We all face crucial moments. We face moments when our colleagues disappoint us, when our boss treats us unfairly, when our spouse lets us down, or our children treat us badly. Even though we know we need to initiate a crucial conversation, we don’t… or when we do, it goes badly. Why?
Here’s what happens: In our minds, we think to ourselves, “I don’t know why they’re acting that way – that’s the way they are. They’re just an idiot and that’s the way they treat people. They’re selfish, lazy, and arrogant, and there’s nothing I can do about it.”
Many times, we commit what’s called the Fundamental Attribution Error. When looking at other people’s behaviour, we jump to a conclusion. We believe, in that moment, that people do what they do because they’re personally motivated to do so.
This is a very limited view of human behaviour.
We need to find ways to rethink our conclusions if we want to have healthy outcomes in our crucial conversations. If I decide you act the way you do because you are evil and horrible, it’s extremely difficult for me to have an effective confrontation with you because I am filled with judgment. We need to think more broadly and recognise that there are actually six sources that influence human behaviour – not just the one that we so readily conclude.
To illustrate this, let’s say my neighbour who lives across the street from me has an overgrown lawn. It’s looking really bad. In fact, it’s bothering me to the point that I believe it’s affecting the property value of my house. Let’s take a look at the possibilities of what could be influencing my neighbour’s behaviour and try to diagnose the situation.
Source #1 – Personal Motivation
It would be so easy for me to jump to the fundamental attribution error which suggests that the reason my neighbour’s lawn looks like this is… why? He’s lazy! He’s just too lazy to care. Perhaps he doesn’t enjoy mowing. That could be true. But maybe there’s something else going on here.
Source #2 – Personal Ability
It could also be that there’s a personal ability problem. He grew up in the city and never had a lawn of his own. He never learned how to mow a lawn. He personally lacks the skills – the ability – to maintain his lawn.
Source #3 – Social Motivation
Maybe there’s a social motivation issue going on. He is very upset with his wife and so he is making a point. He has decided not to mow the lawn until she treats him right. So now, my issue is with the wife, right? If I want to see change on my neighbour’s behaviour I need to start talking to the people in his family.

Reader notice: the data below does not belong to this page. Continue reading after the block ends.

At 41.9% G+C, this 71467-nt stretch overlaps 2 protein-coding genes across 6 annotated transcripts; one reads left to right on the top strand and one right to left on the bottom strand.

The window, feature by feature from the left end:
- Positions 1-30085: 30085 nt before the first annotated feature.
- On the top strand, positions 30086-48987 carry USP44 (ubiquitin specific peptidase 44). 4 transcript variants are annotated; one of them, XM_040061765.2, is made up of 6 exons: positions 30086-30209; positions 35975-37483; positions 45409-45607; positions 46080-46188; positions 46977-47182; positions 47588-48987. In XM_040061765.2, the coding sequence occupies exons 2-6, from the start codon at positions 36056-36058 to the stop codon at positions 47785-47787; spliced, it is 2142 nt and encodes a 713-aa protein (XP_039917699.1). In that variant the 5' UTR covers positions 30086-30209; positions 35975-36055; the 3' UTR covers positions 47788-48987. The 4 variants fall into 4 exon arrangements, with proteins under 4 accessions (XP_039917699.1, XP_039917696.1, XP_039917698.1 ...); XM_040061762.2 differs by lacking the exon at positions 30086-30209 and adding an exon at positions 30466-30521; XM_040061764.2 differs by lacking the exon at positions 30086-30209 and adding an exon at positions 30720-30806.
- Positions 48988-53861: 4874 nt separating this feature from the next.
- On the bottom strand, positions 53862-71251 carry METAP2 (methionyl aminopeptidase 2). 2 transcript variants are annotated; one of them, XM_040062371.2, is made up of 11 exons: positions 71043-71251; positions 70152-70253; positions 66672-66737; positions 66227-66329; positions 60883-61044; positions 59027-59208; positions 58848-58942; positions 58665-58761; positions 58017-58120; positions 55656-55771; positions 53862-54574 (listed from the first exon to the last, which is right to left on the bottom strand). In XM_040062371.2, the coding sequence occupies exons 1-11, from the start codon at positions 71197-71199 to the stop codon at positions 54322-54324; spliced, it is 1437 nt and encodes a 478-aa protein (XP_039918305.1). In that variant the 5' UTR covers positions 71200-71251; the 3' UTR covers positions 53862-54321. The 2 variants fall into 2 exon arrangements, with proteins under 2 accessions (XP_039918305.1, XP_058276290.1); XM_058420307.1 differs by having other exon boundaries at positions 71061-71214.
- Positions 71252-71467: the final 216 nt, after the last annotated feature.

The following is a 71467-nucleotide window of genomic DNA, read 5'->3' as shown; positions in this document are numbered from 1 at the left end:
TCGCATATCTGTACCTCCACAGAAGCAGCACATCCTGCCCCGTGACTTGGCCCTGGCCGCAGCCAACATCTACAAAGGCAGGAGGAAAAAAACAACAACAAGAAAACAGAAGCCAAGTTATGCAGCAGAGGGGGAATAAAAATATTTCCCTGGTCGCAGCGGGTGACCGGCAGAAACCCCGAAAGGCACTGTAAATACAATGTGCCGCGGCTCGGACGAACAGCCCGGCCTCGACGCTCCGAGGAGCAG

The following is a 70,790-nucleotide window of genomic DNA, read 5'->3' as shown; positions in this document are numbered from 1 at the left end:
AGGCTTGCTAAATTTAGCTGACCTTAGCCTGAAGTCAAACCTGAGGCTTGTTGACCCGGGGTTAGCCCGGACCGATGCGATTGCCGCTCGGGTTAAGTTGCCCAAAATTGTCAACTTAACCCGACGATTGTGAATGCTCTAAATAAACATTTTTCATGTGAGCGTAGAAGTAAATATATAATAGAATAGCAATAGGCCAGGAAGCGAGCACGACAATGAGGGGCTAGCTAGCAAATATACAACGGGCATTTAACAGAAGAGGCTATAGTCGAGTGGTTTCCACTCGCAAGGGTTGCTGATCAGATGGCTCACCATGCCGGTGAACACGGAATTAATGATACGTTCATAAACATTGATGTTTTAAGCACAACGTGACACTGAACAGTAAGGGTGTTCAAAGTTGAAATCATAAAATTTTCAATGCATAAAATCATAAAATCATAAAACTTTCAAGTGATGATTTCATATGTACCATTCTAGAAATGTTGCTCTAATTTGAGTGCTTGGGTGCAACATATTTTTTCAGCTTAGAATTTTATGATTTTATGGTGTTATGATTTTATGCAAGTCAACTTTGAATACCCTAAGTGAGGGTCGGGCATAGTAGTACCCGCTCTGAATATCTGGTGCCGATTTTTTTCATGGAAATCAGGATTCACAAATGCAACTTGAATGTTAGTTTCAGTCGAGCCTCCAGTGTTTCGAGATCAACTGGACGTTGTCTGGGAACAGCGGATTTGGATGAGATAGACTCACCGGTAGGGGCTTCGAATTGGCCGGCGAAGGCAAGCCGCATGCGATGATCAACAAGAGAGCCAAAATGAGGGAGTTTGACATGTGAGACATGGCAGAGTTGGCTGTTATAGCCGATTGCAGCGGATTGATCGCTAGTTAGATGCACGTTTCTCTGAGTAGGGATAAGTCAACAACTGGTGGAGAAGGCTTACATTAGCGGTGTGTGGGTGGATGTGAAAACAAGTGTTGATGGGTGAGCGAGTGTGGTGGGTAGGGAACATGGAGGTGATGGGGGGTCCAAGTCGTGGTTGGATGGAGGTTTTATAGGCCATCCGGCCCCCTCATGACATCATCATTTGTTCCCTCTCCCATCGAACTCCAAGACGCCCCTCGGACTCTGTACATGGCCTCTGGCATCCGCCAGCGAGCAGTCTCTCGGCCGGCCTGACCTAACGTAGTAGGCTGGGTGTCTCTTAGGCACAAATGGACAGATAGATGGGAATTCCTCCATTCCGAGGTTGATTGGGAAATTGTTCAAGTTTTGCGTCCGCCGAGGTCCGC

Source #4 – Social Ability
We know that there could be a social ability challenge. Maybe he’s looking to re-landscape and he doesn’t know what kinds of plants are indigenous to the area. He’s already rung the local garden centre but nobody’s called him back. He can’t mow until he gets more information.
Source #5 – Structural Motivation
Perhaps there’s a structural motivation issue. There’s no incentive for him. We live in a neighbourhood where there are no council laws dictating that he needs to maintain his lawn. On top of that, he owns his own business. What’s the best use of his time? Earning a living by doing his day job or mowing the lawn when there’s no incentive or reward there?
Source #6 – Structural Ability
And finally there could be structural ability problem. Perhaps his lawnmower isn’t working and needs to be fixed? So as keen as he is in having an award winning lawn, he lacks the tools to do the job.
Each one of these sources can come into play. We often limit ourselves in moments where it’s so tempting to jump to the fundamental attribution error – assuming people are only influenced by personal motivation.
When you roll a die, there are six possible outcomes. In troubling moments, what if we rolled a metaphorical die just to entertain the notion that perhaps it is not source #1 that is causing us grief. Perhaps there are other potential reasons people are acting badly? This forces us to evaluate what those other potential options might look like. Having more information and a better understanding of what the problem might be puts us in a better position to confront the issue effectively.